New Year’s day set the pattern for the year so far; feeling deflated but not quite dead, we went out to Beaky Hoose and worked like bastards. We ventured into the shed, and discovered that someone had apparently been throwing everything from curtains and tools to actual bins of rubbish in there for several years, after which a cat had been coming in to pee on whatever wasn’t rotting quickly enough on its own. Emptying that lot took days. We tore out the rest of the carpets, we steamed woodchip out of the lounge, we steamed wallpaper out of the upstairs bedrooms, we painted the newly-plastered ceilings again and again and again, we jack-hammered up the tiles in the kitchen. Then we hired an even bigger jack-hammer to take up the stuff under the tiles in the kitchen. I shall now show the before and afters, so you can agree that this place is actually getting worse.
Behold what we have done to the kitchen!
And the lounge!
We also trashed the three-phase plan of doing stuff (which I discovered when I realised there was still rather a lot of timber and gyprock to be carted out, even though I had cleared it all the day before. On investigating, I found two massive holes where the built-in wardrobes had been. I… had thought we were going to leave that until some rooms were finished? Oh well. And we’re going to rip up all the upstairs floors now and make them straight? Oh dear god.) At least that meant we found the woodworm, where someone had apparently carted in an untreated plank; so that got painted with poison. One day, we may even make some walls where it used to be. And some floors. God willing.
The G-Monster’s vow that the garden would just have to wait was foiled when his brother informed him that trees Must Come Down before the end of March. Yas, the trees will come down and I will have somewhere to plant… new trees! This is Important, because I sent a finishing-up email to the lady in charge of the alittlement, and she told me that I would sorely be missed and am just the loveliest person ever, which was very sweet, although I fear she just tells me this stuff cos she knows I have mental health wobbles and fears I will die if she fails to coddle me on every single interaction, but it was very sweet nonetheless. Also, she told me it would be considerate to get my greenhouse, my tools, and all my perennials out of there. And as I am Known for being so amazingly considerate… wait, was I being played? Anyway. That would be: two apple trees that are just getting started and will probably die, eight bushes, six crowns of rhubarb and, erm, every single strawberry plant? Yikes! Thing is, until the trees come down, there is nowhere to put these guys that they won’t get squished. On the other hand, they do have to leave the allittlement. So I was mighty glad when the G-Monster’s brother came round and felled some mighty trees, on some fairly tight angles right between the shed and the house, too. The back garden was suddenly doubled in size, and without the one-time hedge even being touched!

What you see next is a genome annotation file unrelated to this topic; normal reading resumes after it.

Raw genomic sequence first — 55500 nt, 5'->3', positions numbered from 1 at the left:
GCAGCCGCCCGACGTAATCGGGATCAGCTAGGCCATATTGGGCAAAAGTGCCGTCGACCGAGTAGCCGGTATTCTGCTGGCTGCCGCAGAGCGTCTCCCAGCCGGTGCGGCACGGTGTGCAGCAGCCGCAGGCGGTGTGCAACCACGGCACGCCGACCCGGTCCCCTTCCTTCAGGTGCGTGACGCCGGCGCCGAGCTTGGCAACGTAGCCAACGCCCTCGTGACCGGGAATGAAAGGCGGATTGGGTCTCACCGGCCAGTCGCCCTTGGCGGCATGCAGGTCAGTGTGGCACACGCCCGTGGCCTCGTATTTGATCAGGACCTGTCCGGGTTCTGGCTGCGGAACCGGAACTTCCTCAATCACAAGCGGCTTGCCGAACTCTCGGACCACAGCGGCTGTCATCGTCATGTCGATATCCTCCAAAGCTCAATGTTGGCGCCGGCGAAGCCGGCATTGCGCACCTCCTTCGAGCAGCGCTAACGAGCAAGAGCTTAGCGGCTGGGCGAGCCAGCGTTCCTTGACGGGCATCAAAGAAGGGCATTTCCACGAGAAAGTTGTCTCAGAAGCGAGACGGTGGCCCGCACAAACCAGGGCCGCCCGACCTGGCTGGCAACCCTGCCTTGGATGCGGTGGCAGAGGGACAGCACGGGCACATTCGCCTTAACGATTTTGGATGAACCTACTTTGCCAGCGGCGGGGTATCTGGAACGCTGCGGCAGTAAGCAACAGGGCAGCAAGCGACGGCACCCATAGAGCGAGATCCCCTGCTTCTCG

Of course, the back garden was now entirely full, to the same height I am, with brushwood. But there was no time to worry about that, because we had finally found a sparky who didn’t flee in horror from the Herculean task that rewiring the whole gaff was going to prove (and no, diverting a river into it was not an option this time). This was a great relief, because we couldn’t get the plastering done before the rewiring was done, we couldn’t get the floors in until the plastering was done, and we couldn’t get a kitchen in until the floors were done, and the first part of that wasn’t due to start until… February? Oh god.
Fortunately, we had no time to worry about that, because we had to sod off for the FOSDEM conference in Brussels. Did I say ‘fortunately’ there? I didn’t mean it; I was so stressed out by this point that I had got ill. Worse, I was in a state of brain-drain so bad that I could write down all the things that needed to be done and yet not be able to fathom how to go about any of them. Even the ones which weren’t, ‘get photos taken for bloke who is kindly making my website’ and were more like, ‘wash dishes’. I had been hoping to take part in 28 Drawing Later again this year (where people do a drawing every day during February, or is that rather obvious?) but it became rapidly apparent that I wouldn’t be able to; worse, I had hardly done any art since November, me two-thirds-done novel had languished for months, and if it wasn’t for the short story I was working on for an anthology competition the G-Monster had sent me, I would be doing nothing creative at all. Which was getting to me, and I was mad at myself for letting it.
Also, the G-Monster had announced one day that ‘one person should deal with all the contractors, for that will make things easier’. I guess it did, for him, since he wasn’t that person – I, on the other hand, was now stuck in the middle of a giant game of telephone. However, there was that thing where the G-Monster revealed he didn’t want this giant mess of a project at all, so it seemed only fair that I take as much of the burden from him as possible, so he didn’t grow to resent me for it. But despite my best efforts, the flat was a tip, Beaky Hoose never seemed to look any better either, and I was waking up in the morning unable to work out what day it was, what I was late for, and whether I should dive into my suit or my horrible painty outfit. (So far, at least I haven’t got it wrong. So far.)